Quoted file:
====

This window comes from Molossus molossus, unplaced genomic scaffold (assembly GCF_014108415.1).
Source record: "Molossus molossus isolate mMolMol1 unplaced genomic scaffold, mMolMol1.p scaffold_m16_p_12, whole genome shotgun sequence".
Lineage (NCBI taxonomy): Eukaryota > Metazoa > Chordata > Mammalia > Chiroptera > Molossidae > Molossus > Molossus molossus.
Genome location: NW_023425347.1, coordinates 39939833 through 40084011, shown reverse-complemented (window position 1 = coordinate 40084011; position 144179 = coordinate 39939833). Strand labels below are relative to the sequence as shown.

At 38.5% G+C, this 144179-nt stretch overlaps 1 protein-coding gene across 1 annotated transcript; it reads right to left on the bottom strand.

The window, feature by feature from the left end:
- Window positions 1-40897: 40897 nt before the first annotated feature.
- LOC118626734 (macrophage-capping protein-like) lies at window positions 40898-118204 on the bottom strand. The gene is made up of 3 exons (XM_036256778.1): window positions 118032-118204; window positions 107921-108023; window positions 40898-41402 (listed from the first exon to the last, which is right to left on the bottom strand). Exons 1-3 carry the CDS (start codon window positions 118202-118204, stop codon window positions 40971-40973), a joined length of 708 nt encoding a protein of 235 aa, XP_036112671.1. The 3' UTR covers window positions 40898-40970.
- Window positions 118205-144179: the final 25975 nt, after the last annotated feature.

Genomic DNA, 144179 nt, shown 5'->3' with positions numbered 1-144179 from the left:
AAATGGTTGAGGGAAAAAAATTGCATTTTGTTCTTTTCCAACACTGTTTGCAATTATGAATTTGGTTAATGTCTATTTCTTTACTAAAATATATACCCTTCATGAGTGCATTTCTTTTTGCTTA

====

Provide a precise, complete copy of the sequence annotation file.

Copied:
This window comes from Molossus molossus, unplaced genomic scaffold (assembly GCF_014108415.1).
Source record: "Molossus molossus isolate mMolMol1 unplaced genomic scaffold, mMolMol1.p scaffold_m16_p_12, whole genome shotgun sequence".
Lineage (NCBI taxonomy): Eukaryota > Metazoa > Chordata > Mammalia > Chiroptera > Molossidae > Molossus > Molossus molossus.
Genome location: NW_023425347.1, coordinates 39939833 through 40084011, shown reverse-complemented (window position 1 = coordinate 40084011; position 144179 = coordinate 39939833). Strand labels below are relative to the sequence as shown.

At 38.5% G+C, this 144179-nt stretch overlaps 1 protein-coding gene across 1 annotated transcript; it reads right to left on the bottom strand.

The window, feature by feature from the left end:
- Window positions 1-40897: 40897 nt before the first annotated feature.
- LOC118626734 (macrophage-capping protein-like) lies at window positions 40898-118204 on the bottom strand. The gene is made up of 3 exons (XM_036256778.1): window positions 118032-118204; window positions 107921-108023; window positions 40898-41402 (listed from the first exon to the last, which is right to left on the bottom strand). Exons 1-3 carry the CDS (start codon window positions 118202-118204, stop codon window positions 40971-40973), a joined length of 708 nt encoding a protein of 235 aa, XP_036112671.1. The 3' UTR covers window positions 40898-40970.
- Window positions 118205-144179: the final 25975 nt, after the last annotated feature.

Genomic DNA, 144179 nt, shown 5'->3' with positions numbered 1-144179 from the left:
AAATGGTTGAGGGAAAAAAATTGCATTTTGTTCTTTTCCAACACTGTTTGCAATTATGAATTTGGTTAATGTCTATTTCTTTACTAAAATATATACCCTTCATGAGTGCATTTCTTTTTGCTTA